Hi. While researching family history I had a conversation with my grandmother and she mentioned that her grandfather had "been in a war". She didn't know which war, but it would have been at the tail end of the 19th century. William Tillston from Liverpool was born around 1855 so the first things that came to mind were the Anglo-Zulu war or 2nd Afghan War. However, she described a photograph that she had seen many years before, of him sat on top of a cannon, with a distinctive "black, flat-topped cap". That reminded me of headgear worn by some of the soldiers in the Crimea, this type of cap:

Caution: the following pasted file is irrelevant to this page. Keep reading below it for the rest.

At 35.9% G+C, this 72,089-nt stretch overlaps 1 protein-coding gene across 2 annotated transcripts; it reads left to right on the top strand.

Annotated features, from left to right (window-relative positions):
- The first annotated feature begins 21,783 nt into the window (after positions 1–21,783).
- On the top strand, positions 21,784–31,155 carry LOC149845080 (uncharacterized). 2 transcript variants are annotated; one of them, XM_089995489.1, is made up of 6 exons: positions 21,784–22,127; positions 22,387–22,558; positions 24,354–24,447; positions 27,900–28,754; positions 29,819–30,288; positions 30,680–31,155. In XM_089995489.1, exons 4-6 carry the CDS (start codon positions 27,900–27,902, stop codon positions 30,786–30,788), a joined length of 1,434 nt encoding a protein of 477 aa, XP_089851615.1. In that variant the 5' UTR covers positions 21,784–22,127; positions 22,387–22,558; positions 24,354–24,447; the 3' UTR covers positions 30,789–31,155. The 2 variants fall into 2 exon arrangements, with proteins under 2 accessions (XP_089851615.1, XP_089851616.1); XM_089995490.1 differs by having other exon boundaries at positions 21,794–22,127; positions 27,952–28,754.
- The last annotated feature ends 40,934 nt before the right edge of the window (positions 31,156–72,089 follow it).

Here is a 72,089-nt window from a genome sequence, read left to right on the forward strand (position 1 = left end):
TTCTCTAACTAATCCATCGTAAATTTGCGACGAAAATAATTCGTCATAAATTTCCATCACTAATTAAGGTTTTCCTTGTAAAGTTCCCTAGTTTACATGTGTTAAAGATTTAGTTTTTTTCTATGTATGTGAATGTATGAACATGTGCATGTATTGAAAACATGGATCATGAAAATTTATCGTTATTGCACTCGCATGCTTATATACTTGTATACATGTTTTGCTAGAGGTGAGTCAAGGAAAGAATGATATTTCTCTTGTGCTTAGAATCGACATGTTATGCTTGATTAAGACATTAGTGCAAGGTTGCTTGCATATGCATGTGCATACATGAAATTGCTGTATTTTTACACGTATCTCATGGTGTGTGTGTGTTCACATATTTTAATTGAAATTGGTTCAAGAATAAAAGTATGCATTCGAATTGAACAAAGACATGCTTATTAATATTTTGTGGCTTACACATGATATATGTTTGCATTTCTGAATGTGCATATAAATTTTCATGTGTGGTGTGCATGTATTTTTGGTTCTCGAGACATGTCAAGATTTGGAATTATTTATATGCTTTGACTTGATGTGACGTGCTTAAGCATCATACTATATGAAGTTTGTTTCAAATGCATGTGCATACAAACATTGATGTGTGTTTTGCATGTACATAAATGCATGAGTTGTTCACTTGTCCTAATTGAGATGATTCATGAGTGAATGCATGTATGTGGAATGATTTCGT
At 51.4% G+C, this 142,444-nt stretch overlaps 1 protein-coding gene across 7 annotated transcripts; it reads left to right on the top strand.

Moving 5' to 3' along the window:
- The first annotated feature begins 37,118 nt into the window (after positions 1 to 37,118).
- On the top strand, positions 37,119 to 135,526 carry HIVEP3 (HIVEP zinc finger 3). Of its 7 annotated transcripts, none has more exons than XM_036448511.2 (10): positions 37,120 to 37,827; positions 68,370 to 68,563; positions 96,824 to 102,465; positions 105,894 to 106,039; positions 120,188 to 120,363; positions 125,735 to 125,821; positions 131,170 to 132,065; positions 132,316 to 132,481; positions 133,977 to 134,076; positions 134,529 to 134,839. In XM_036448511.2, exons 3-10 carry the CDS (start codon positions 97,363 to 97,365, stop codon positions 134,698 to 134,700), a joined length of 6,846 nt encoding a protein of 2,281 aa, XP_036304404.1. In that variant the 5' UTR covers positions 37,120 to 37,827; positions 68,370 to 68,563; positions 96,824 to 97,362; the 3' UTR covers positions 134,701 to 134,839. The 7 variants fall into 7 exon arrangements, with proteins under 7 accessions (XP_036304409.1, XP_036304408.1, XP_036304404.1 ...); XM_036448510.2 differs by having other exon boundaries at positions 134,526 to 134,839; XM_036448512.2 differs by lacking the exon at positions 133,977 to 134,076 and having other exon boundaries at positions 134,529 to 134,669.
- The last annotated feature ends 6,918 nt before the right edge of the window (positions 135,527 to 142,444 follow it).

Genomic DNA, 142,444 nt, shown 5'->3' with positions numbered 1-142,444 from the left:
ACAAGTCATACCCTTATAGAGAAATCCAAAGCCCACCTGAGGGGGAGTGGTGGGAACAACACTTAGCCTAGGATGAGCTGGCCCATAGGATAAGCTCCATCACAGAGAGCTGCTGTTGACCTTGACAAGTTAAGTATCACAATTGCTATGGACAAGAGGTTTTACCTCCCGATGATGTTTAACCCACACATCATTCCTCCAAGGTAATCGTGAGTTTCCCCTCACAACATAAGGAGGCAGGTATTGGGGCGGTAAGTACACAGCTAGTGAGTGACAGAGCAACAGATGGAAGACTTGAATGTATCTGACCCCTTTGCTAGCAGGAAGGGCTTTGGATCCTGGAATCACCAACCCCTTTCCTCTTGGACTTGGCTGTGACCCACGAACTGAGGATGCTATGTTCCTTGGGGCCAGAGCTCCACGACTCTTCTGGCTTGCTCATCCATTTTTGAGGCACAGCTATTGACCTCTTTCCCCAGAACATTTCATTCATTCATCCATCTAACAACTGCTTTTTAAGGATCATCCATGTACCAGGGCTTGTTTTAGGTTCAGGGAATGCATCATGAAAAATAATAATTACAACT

(note this is not the actual photo, just one I'd Googled for, I don't have access to the pic of my family member)
Obviously if that was the case if could not be him as he was born in 1855, but perhaps his father whose name I haven't found out yet.
Firstly, is it likely that a soldier in the Crimea would have the opportunity to pose for a picture like that?
Photography in its infancy, other than Roger Fenton were there other photographers out there offering their services to soldiers?
If that sounds unlikely, any thoughts as to regiment and/or conflict?
Sorry, admittedly this is very little to go on, I'd love to see the pic but it is almost certainly no longer in her posession.
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